Possible rabies exposure is evaluated on a case-by-case basis. Because rabies is fatal, any humans with suspect rabies exposure should make a report to the local health department. Fortunately post exposure treatment for people is very effective in preventing disease, and doesn't involve painful stomach injections reported of long ago.
What Happens to Pets After Exposure to Suspected or Known Rabies?
Ultimately local rabies ordinances dictate how each case is handled. Pets with current or late rabies vaccinations may be quarantined for 10 days.
A pet that never has had a rabies vaccine may be promptly euthanized and tested for rabies. In other cases of unvaccinated pets, extended quarantine periods up to 6 months may arise.
What Can I Do to Protect My Pets and Family From Rabies?
- Vaccinate animals for rabies - this includes dogs, cats, ferrets and select farm animals.
- Teach children never to handle bats.
- Do not keep wild animals as pets.
- Spay and neuter your pets to decrease the desire to roam.
- Maintain control of your pets when outdoors or hiking to avoid accidental exposure to wildlife.
- Bat-proof your home and garage to avoid nesting sites and close encounters with bats.
- Report human bites from pets or wildlife to public health and animal control authorities.
Vaccination is key to protecting pets from rabies and offers peace of mind to pet owners and the Rabies vaccine is typically inexpensive.
Rabies vaccination…Just do it!
Featured veterinarian known as "Dr. Debbie" on national pet radio program, Animal Radio. Ebook author of "Yorkshire Terriers: How to Be Your Dog's Best Friend"; "Pugs: How to Be Your Dog's Best Friend"; "Mini Schnauzers: How to Be Your Dog's Best Friend"; and "Shih Tzu: How to Be Your Dog's Best Friend." Dr. Debbie's books.
Animal Radio News with Stacey Cohen
Library Used Dog For Bedbug Infestation
Officials at an Oklahoma library turned to a four-legged friend to deal with a past bedbug infestation. The Tulsa World reported the state's only bedbug sniffing dog, Miss Liberty Belle, was called in to see just how bad the Tulsa Central Library's problem was. The facility was evacuated after a patron reported being bitten. However, a spokesman said it appeared to be an isolated incident believed to be contained within a small portion of the library.
You Want To Put More Playtime Into Your Life, Get A Dog!
A Beneful poll showed that adults who have a dog are 30-percent more likely to carve out opportunities several times a week to play. And for 61-percent, the play companion they enjoy the most is their dog. By comparison 48-percent would rather play with their spouse or significant other, and 37-percent would prefer to have a good time with their friends. In addition, the majority believes Americans should spend more time playing. More than 80-percent say Americans don't put enough playtime into their lives. In addition, 47-percent of dog owners believe their pets would benefit from playing more often.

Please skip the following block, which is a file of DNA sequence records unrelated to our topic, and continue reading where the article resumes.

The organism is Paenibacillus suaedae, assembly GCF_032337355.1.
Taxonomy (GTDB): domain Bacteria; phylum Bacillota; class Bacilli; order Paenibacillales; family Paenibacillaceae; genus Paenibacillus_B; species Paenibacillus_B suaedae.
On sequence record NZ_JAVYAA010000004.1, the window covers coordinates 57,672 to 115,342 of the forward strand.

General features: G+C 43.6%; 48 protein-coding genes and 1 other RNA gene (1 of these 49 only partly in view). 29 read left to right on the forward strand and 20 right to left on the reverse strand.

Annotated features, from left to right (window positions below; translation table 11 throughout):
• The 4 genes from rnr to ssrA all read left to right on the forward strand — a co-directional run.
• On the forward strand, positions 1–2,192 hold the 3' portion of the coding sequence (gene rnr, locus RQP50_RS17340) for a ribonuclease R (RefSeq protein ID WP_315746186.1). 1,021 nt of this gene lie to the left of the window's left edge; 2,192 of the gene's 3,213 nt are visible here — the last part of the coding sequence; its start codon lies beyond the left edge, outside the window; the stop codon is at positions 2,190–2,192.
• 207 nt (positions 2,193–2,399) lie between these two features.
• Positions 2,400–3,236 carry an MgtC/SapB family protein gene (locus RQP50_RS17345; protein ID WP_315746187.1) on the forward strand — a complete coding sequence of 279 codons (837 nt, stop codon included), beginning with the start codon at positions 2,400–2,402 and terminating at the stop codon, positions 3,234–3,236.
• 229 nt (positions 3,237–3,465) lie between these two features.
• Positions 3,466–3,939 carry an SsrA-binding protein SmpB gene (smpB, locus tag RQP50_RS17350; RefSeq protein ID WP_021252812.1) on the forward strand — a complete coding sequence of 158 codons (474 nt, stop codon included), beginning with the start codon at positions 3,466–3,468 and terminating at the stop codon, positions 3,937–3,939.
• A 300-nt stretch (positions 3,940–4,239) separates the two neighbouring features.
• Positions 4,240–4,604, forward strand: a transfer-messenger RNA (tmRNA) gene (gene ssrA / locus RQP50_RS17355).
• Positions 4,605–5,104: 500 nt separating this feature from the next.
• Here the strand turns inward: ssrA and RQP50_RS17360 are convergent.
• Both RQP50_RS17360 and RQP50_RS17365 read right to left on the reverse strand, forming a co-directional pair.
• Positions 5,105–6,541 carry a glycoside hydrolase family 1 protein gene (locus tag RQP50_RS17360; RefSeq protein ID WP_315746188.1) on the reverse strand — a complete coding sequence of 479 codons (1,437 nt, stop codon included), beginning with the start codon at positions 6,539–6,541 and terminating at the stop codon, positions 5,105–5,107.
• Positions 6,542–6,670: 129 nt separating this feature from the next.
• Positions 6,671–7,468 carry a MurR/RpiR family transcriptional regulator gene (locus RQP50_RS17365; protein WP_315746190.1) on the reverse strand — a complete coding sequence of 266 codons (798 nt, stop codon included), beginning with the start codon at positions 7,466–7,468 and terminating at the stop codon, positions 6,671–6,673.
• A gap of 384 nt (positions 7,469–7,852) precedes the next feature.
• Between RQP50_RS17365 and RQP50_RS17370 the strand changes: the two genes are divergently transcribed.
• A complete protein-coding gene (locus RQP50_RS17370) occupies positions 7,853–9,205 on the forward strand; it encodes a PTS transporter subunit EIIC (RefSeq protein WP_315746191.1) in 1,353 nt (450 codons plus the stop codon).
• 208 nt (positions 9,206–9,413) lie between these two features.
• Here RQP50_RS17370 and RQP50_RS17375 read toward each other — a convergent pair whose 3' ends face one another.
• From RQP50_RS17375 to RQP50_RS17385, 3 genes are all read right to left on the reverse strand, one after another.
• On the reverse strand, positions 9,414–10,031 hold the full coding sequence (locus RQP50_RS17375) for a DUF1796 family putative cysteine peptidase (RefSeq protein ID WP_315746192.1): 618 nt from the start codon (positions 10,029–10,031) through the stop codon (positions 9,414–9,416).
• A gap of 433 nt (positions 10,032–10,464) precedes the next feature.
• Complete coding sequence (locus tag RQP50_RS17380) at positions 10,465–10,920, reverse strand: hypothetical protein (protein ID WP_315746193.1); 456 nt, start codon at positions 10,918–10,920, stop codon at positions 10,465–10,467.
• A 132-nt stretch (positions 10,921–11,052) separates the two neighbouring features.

Bear Decided To Do A Little Shopping
A Pennsylvania bear's attempt to do a little shopping led to the evacuation of a Pittsburgh mall. According to the Pittsburgh Post-Gazette, officials said the female black bear walked into the Sears at the Pittsburgh Mills Mall. A Wildlife Conservation Officer said they were eventually able to lure the animal between the automatic double doors, tranquilize her, and then wheel her outside. Witnesses said the bear was also spotted roaming around other nearby stores earlier in the day, although no injuries were reported.
Man Broke No Laws Dressing As A Goat
The Utah photographer who spotted a person dressed like a mountain goat on an Ogden hillside described his encounter. The photographer said the photos showed a costumed human mingling with real wild goats on Ben Lomond Peak. State officials said mountain goats can become aggressive and inflict serious harm. They also worried that the individual who was dressed as a goat could have been mistaken for wild game by hunters. State wildlife officers said they heard back from a man who claimed to be the person in the homemade goat suit seen on the side of a mountain recently. The hunter told the Division of Wildlife Resources that he was testing out his suit in preparation for a goat hunt in Canada. Officers were never concerned about any law that was being broken. Instead, they were worried about the safety of anyone who would put on a homemade goat suit and go running after a herd of real mountain goats, which have real horns and are known to be territorial.
Don't Toss The Cat In With The Laundry
A Scottish woman will most likely sort her laundry a little more carefully after she accidentally tossed her cat in the washing machine. The woman told "The Scotsman" Tinker, her family's tortoiseshell was apparently sleeping in the laundry basket with a pile of dirty clothes and wound up going through the hot-water wash cycle before she was discovered. Lothian says she first noticed something was wrong when Tinker wasn't running around her legs as she did her usual chores and eventually heard a noise coming from the washing machine. Lothian saw Tinker stuck on top of the clothes and pried open the door to get her out. She immediately wrapped the cat in a towel and brought her to the vet, who said it didn't look like Tinker would make it. The vet said he had never seen a case like this and put the cat in a heated oxygen chamber where she eventually made a full recovery.
Firefighters Rescued Pig
Pembroke Pines Fire Rescue and the Southwest Ranches Volunteer Fire Department were called to save Strawberry, a 900-pound pig, after she fell into a pond on her way to her new home. The team says they used a ladder and a large tarp to get the animal out of the five-foot-deep water. And their efforts were successful. Strawberry was eventually returned to her trailer for the 450-mile ride across Florida.
Listen to the entire Podcast of this show (#1184)